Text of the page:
Magic in the World

Magic is not and never has been uncommon. Every people from regimented, martial Spartans to wild merry Celts, from ascetic Persian scholars contemplating the heavens from a lonely tower in the desert to fur-clad Norsemen drinking mead from horns and rolling on the floor in thatched huts, have some sort of magic. Wizardry, sorcery, mysticism, druidism and clerical magic all have their places.

Clerical Magic

All cultures have gods, so nearly all cultures have clerics. Those that don’t are Animist, and thus have druidic magic instead of clerical magic. The one exception is the remnants of the Byzantine Empire, which is nominally Christian. However, because prayers to God are offered additionally to the figure of the Divine Emperor, Byzantium is really Christian in name only, and thus state clerics do not receive spells or powers from God. Instead, their magic is derived from mysticism. Clerical magic can be state-sponsored or church-sponsored. It is usually learned in a group setting, though students will have a private mentor in regions not accepting their faith.

Druidic Magic

Druidic magic is all but extinct throughout the civilized world, though it exists in Ireland, eastern Europe and northern Europe. Most tribal or nomadic societies make great use of druidic magic. It is also found in Wales, Scotland and, much more rarely, in France and Germany.


Mystics, described in the Dragonlance campaign setting, appear rarely in urban societies and commonly in tribal or nomadic ones. Mystics tend to be either self-educated or with a single mentor, except in the Byzantine Empire, where they have replaced clerics. There is no special stigma attached to mystics.


Sorcerers, like mystics, appear rarely in urbanized societies but are more common in tribal and nomadic ones. They replace wizards in illiterate areas. They tend to be either self-taught or mentored by single individuals. Sorcerers are contemptuous of wizards, who lock themselves off from power. The orders, however, rarely come into conflict.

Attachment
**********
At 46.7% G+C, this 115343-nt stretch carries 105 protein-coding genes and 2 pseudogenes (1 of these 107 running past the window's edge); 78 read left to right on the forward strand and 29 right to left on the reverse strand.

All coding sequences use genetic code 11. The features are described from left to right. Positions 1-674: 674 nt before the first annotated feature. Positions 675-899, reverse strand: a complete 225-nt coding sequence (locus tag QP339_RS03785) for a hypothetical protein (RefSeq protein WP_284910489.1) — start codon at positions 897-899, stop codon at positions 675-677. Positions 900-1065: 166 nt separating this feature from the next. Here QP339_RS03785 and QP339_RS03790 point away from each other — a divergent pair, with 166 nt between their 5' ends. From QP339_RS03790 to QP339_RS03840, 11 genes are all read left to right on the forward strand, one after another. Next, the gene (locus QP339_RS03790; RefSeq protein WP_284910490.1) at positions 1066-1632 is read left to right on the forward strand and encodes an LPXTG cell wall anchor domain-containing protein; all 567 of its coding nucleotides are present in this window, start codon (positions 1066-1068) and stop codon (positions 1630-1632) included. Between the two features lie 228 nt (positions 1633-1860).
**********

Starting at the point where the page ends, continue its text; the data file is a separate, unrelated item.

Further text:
Wizardry is the most common form of magic in the world. Nearly all literate cultures cultivate wizards, training them in large academies. Magic is mainly used for peaceful purposes, including commerce, crafting, transportation and diplomacy. In Persia, Kiev, Novgorod, Scotland, Wales, the Holy Roman Empire and Scandanavia, combative and non-combative magics are taught together. However, throughout the rest of the world, wizardry is strictly divided between utilitarian and combative. Utilitarian magic is taught in government-sponsored academies, and forms the bulk of magic use in the world. Combative magic is taught as a part of regular army training, and dedicated warmages are commonly found in professional standing armies and mercenary forces.


Psions exist, but their presence is not tolerated. Psionics is illegal and punishable with imprisonment and death throughout the world, though enclaves of psions exist deep in the wilderness. As a general rule of thumb, if you are a psion, specifically a firestarter, pyrokineticist, or use any kind of fire in your psionic trickery, the entire world stops what they are doing, and rest at nothing to hunt you down. We’re not kidding. Play a psionic, and you’re signing your own death warrant.

Magic in the World

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